Stunning Echo Of An 800-Year-Old Explosion

Eddie Gonzales Jr. – – In the year 1181 a rare supernova explosion appeared in the night sky, staying visible for 185 consecutive days.

Stunning Echo Of An 800-Year-Old Explosion
A composite image of the remnant of supernova 1181. A spherical bright nebula sits in the middle surrounded by a field of white dotted stars. Within the nebula several rays point out like fireworks from a central star. Credit: G. Ferrand and J. English (U. of Manitoba), NASA/Chandra/WISE, ESA/XMM, MDM/R.Fessen (Dartmouth College), Pan-STARRS

Historical records show that the supernova looked like a temporary “star” in the constellation Cassiopeia shining as bright as Saturn.

Ever since, scientists have tried to find the supernova’s remnant. At first it was thought that this could be the nebula around the pulsar (dead star) 3C 58. However closer investigations revealed that the pulsar is older than supernova 1181.

In the last decade, another contender was discovered; Pa 30 is a nearly circular nebula with a central star in the constellation Cassiopeia.

It is pictured here combining images from several telescopes. This composite image uses data across the electromagnetic spectrum and shows a new spectacular view of the supernova remnant, allowing us to marvel at the same object that appeared in our ancestors’ night sky more than 800 years ago.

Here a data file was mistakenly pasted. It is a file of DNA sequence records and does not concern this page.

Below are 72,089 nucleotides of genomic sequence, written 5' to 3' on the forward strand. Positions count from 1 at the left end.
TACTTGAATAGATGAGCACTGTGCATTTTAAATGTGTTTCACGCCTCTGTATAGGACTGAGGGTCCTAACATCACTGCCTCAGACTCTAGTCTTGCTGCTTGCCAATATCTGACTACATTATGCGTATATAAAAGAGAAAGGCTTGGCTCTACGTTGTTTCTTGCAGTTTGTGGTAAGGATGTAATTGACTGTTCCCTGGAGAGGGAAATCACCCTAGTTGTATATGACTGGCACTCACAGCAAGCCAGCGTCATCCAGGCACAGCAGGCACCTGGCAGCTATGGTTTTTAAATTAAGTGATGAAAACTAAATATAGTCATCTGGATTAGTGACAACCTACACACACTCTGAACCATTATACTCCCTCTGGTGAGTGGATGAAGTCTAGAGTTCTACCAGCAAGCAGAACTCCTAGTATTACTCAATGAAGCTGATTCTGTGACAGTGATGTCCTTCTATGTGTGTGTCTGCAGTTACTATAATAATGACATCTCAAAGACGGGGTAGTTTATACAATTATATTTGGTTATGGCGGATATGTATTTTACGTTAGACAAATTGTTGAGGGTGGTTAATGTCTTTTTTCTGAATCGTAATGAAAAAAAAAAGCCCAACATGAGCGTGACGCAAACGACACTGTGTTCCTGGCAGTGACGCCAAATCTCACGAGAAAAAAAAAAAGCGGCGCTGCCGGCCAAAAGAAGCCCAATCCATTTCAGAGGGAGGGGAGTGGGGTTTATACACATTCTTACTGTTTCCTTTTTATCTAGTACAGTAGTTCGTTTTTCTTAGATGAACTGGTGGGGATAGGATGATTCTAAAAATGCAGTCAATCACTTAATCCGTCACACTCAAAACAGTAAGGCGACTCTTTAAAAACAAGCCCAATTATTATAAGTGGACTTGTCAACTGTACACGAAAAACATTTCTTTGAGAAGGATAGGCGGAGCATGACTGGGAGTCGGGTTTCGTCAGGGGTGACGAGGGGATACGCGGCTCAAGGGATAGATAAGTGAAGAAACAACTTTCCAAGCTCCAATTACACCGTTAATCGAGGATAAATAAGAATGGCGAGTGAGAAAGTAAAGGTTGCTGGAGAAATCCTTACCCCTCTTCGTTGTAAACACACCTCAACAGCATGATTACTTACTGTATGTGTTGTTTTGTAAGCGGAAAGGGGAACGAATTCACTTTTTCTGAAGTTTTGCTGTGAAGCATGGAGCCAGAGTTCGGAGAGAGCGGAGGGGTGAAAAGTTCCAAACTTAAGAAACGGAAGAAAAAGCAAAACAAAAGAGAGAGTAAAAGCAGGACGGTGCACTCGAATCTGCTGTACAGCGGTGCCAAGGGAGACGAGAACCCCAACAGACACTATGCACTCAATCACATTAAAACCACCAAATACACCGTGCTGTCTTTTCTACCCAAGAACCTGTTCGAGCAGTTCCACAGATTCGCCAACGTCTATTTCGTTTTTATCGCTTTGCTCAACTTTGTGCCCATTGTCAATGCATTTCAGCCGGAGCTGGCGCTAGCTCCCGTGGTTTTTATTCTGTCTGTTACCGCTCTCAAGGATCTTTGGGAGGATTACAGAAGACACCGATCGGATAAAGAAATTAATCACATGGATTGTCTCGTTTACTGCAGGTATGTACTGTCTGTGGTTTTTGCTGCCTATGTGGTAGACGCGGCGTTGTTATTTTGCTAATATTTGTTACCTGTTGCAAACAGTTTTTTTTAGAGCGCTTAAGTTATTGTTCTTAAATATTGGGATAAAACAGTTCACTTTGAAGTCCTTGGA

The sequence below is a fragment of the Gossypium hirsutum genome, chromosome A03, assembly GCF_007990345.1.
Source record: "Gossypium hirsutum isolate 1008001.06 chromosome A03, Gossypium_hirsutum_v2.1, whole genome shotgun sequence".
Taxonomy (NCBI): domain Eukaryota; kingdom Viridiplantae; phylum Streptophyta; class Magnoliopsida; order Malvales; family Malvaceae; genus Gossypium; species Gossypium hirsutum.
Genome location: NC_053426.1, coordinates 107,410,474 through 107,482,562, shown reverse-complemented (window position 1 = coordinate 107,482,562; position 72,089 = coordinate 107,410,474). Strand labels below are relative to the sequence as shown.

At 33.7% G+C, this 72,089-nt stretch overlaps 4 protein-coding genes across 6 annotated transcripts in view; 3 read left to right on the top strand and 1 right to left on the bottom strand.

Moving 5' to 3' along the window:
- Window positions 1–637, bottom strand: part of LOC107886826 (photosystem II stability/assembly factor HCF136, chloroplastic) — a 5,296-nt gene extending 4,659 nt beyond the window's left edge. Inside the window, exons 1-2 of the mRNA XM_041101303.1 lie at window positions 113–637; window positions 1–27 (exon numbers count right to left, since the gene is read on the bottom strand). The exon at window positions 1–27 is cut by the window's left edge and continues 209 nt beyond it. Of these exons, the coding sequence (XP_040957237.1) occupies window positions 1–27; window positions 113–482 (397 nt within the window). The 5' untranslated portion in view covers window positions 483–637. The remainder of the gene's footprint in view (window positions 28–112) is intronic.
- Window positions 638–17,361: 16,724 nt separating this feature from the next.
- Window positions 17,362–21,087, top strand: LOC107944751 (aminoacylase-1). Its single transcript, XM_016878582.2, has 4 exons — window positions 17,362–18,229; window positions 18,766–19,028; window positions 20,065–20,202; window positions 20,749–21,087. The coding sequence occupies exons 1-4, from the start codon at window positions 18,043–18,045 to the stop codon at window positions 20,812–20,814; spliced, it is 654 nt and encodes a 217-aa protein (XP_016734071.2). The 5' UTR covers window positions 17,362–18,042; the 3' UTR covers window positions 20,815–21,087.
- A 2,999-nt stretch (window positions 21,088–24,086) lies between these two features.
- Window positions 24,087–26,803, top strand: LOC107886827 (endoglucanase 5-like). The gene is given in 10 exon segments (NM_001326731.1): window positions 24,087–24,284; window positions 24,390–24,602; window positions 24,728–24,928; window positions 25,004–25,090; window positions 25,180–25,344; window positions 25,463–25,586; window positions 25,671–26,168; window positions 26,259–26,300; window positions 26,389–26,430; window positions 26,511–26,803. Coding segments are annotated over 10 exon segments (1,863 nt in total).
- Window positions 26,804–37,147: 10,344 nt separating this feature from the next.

X-ray observations by ESA’s XMM-Newton (blue) show the full extent of the nebula and NASA’s Chandra X-ray Observatory (cyan) pinpoints its central source.

The nebula is barely visible in optical light but shines bright in infrared light, collected by NASA’s Wide-field Infrared Space Explorer (red and pink).

Interestingly, the radial structure in the image consists of heated sulfur that glows in visible light, observed with the ground-based Hiltner 2.4 m telescope at the MDM Observatory (green) in Arizona, U.S., as do the stars in the background by Pan-STARRS (white) in Hawaii, U.S.

Studies of the composition of the different parts of the remnant have led scientists to believe that it was formed in a thermonuclear explosion, and more precisely a special kind of supernova called a sub-luminous Type Iax event. During this event two white dwarf stars merged, and typically no remnant is expected for this kind of explosion.

But incomplete explosions can leave a kind of “zombie” star, such as the massive white dwarf star in this system.

This very hot star, one of the hottest stars in the Milky Way (about 200,000°C), has a fast stellar wind with speeds up to 16,000 km/h.

The combination of the star and the nebula makes it a unique opportunity for studying such rare explosions.


Written by Eddie Gonzales  Jr. – Staff Writer